Most of the respondents in our study were females (88%). This finding is consistent with other studies where the burden of care of the sick child rests squarely on the shoulders of the mothers. We agree with the explanation proposed by Babalola, et al. that this is most probably tied to the age-old African belief which views women as home-keepers and men are accorded the role of breadwinners. We did not observe any statistically significant association between the psychological burden of caregivers and their demographic details, as observed in Rosenberg’s study (which looked at psychological distress in parents of children with advanced cancer). We, however, did not observe any relationship or correlation between economic status and the psychological burden, contrary to other studies conducted in parents of patients with chronic illness. In Nigeria, where the National Health Insurance Scheme is still experiencing teething problems and only a minority of its citizenry can access it, many caregivers are faced with the grim reality of footing unbudgeted expenses. The authors believe that ‘out of pocket’ payments of unplanned bills may be demoralizing and could result in some psychological burden. Although we observed from our study that cost of care, in most instances, closely approximates the monthly income of most caregivers, this did not appear to correlate with higher psychological morbidity. One plausible reason for this is that the majority of the caregivers in our study were mothers with a stable relationship and the financial weight of caring for the hospitalized child would most likely have been borne by both spouses. More so, the traditional role of men as breadwinners means that the bulk of the economic burden would be on the fathers and that the women would only assume a complimentary financial role with whatever monthly remunerations they receive. Another possible explanation for why our study did not reveal any statistically significant relationship or correlation between economic status and the psychological burden, could be the high level of social support obtained by the parental caregiver in the care of the sick child. Over sixty per cent of our respondents claimed to have benefited from this level of support. There exists an entrenched communality in an African society where both the nuclear and the extended family members constitute one large family and each member sees it as their responsibility to financially support others in a dire situation. This no doubt ameliorates, to some degree, the impact of the burden of care on primary caregivers. In a similar study carried out to determine the level of psychological distress and morbidity among mothers of children undergoing elective surgery at the Lagos State’s tertiary hospital, Osuoji, et al. reported that 47% of respondents had scores higher than the cut-off value, with the GHQs scores indicating probable psychological distress. While that particular study focused on the preoperative screening of caregivers, our study targeted caregivers of sick children that had been operated on. Fifty per cent of the respondents in our study had GHQ scores above the cut-off value, whereas 59% had Zarit’s scores above the normal range, revealing a significant psychological burden. Osuoji’s findings serve to highlight the importance of pre-surgical screening of caregivers, as the prospect of a sick child requiring surgery, may be too heavy for some to cope with, resulting in impaired health and the inability to care for the sick. The findings from our study stress the need for postoperative evaluation, as the child’s treatment is a continuum and no clear distinction exists between the preoperative and postoperative phases of a child’s care. Several studies have identified certain factors as contributing to the psychological burden on caregivers, notably uncertainty of the eventual outcome of a child’s condition, unconducive or unfamiliar hospital environment and limited information, unbudgeted expenses and unanticipated financial burden of care, unplanned disruption in the workplace and unsupportive spouse and relations. The significant psychological burden reported in our study is likely to be multifactorial. Periodic psychological evaluation or screening of caregivers would be a laudable task. This would enable hospital teams and healthcare planners to adopt treatment programmes that would be inclusive of the caregivers and targeted at mitigating the stress they may be facing. However, implementing such a policy may not only be challenging in our third world setting but unrealistic due to the paucity of psychologists and high patient load in many centres. Nevertheless, it is advised that psychological screening of caregivers should be an integral part of the multidisciplinary approach to patients’ management and when indicated, there should be a prompt referral to a psychologist [14-19].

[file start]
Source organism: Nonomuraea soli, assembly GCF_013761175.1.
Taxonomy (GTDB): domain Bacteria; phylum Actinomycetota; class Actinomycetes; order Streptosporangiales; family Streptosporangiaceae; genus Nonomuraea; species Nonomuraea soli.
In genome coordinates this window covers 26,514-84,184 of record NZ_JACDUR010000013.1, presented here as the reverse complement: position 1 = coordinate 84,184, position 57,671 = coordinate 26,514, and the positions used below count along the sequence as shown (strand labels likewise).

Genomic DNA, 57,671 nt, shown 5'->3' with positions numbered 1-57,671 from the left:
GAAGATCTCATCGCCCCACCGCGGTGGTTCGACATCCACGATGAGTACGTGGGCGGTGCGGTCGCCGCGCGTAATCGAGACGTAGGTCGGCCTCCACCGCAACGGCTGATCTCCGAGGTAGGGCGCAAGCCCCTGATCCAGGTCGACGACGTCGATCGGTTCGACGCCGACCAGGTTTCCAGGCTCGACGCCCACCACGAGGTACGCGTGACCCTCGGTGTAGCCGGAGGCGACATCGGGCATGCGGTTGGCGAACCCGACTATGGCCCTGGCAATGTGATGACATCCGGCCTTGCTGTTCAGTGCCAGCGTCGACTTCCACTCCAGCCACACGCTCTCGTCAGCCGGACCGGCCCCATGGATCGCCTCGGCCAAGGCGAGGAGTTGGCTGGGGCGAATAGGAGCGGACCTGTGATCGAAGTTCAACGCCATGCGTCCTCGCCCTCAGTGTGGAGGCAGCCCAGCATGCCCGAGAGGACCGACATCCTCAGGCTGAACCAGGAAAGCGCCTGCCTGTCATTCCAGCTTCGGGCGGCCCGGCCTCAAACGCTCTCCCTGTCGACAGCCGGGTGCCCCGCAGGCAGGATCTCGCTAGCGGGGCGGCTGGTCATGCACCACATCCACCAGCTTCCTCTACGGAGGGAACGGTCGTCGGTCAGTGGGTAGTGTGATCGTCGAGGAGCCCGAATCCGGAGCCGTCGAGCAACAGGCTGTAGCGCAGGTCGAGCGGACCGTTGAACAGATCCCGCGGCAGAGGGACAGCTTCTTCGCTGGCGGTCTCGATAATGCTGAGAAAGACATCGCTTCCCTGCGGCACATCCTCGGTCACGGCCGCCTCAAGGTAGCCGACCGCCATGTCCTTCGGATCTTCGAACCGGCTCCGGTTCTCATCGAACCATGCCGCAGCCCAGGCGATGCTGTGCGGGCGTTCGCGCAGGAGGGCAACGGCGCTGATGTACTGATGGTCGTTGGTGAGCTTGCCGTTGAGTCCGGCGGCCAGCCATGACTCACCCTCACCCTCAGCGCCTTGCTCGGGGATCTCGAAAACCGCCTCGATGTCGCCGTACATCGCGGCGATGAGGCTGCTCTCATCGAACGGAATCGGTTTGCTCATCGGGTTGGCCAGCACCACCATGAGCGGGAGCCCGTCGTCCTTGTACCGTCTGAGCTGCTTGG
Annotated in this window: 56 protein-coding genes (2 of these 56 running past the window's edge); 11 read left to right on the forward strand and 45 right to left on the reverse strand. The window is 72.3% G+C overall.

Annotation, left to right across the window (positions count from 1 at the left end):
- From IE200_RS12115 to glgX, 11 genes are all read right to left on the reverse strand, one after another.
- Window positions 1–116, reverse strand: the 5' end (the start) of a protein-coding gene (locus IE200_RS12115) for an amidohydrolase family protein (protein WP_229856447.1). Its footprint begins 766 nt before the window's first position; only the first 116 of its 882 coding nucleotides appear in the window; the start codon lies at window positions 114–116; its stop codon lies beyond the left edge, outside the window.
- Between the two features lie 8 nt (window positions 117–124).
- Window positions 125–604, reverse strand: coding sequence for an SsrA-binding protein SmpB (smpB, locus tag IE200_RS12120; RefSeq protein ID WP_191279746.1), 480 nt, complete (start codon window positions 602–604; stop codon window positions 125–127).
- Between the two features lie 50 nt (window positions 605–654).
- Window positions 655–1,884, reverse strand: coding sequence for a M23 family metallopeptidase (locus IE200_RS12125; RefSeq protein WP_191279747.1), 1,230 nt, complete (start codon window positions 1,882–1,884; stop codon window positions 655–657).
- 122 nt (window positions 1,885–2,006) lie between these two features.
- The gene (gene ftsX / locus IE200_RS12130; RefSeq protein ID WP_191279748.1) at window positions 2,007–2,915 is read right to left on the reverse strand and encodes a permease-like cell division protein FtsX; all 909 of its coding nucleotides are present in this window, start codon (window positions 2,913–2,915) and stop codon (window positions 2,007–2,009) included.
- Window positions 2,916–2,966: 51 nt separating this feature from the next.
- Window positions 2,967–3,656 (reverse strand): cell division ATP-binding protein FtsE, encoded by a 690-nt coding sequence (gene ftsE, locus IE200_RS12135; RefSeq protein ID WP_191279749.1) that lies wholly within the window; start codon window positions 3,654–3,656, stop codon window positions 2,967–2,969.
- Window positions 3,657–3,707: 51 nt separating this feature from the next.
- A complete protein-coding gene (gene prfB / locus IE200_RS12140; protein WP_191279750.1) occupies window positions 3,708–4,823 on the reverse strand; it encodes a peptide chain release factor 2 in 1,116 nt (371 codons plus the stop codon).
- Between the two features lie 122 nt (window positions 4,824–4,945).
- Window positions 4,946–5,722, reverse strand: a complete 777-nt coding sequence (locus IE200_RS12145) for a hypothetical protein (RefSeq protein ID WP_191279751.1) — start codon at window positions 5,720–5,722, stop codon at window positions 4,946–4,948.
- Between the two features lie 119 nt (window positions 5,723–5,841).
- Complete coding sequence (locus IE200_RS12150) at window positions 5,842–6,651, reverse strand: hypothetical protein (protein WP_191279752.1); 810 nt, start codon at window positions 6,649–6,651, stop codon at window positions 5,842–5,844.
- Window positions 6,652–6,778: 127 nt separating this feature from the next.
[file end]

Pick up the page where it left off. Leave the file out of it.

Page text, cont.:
The study was limited in its scope, as it only aimed at ascertaining the psychological burden in caregivers and not to investigate the specific factors responsible. In addition, the pattern of psychiatric diagnosis among the subjects was not ascertained as the instruments used only served as screening tools. Identification of these specific factors as well as the psychiatric diagnosis following evaluation for those with high scores would help in formulating a more robust treatment plan and make both treatment and counseling more goal oriented. These two areas should be points for further studies. Although the GHQ 28 and ZCBS have both been used in several studies in Nigeria, these tools have not been validated and using such tools in settings other than where they were originally designed for may limit their effectiveness and may not give a true portrayal of the psychological morbidity and the caregiving burden of the target population [20].


The care of children undergoing surgical procedures at the Lagos University Teaching Hospital is associated with a significant burden among caregivers.

Ethical considerations

Ethical approval was obtained from LUTH health research ethics committee. The study did not interfere with the patients’ treatment and it was non-invasive in its design. Informed consent for enrolment into the study was obtained from each parental caregiver, each of whom had been properly briefed and assured that declining to participate in the study would not in any way affect the care of their child. Confidentiality of information was assured.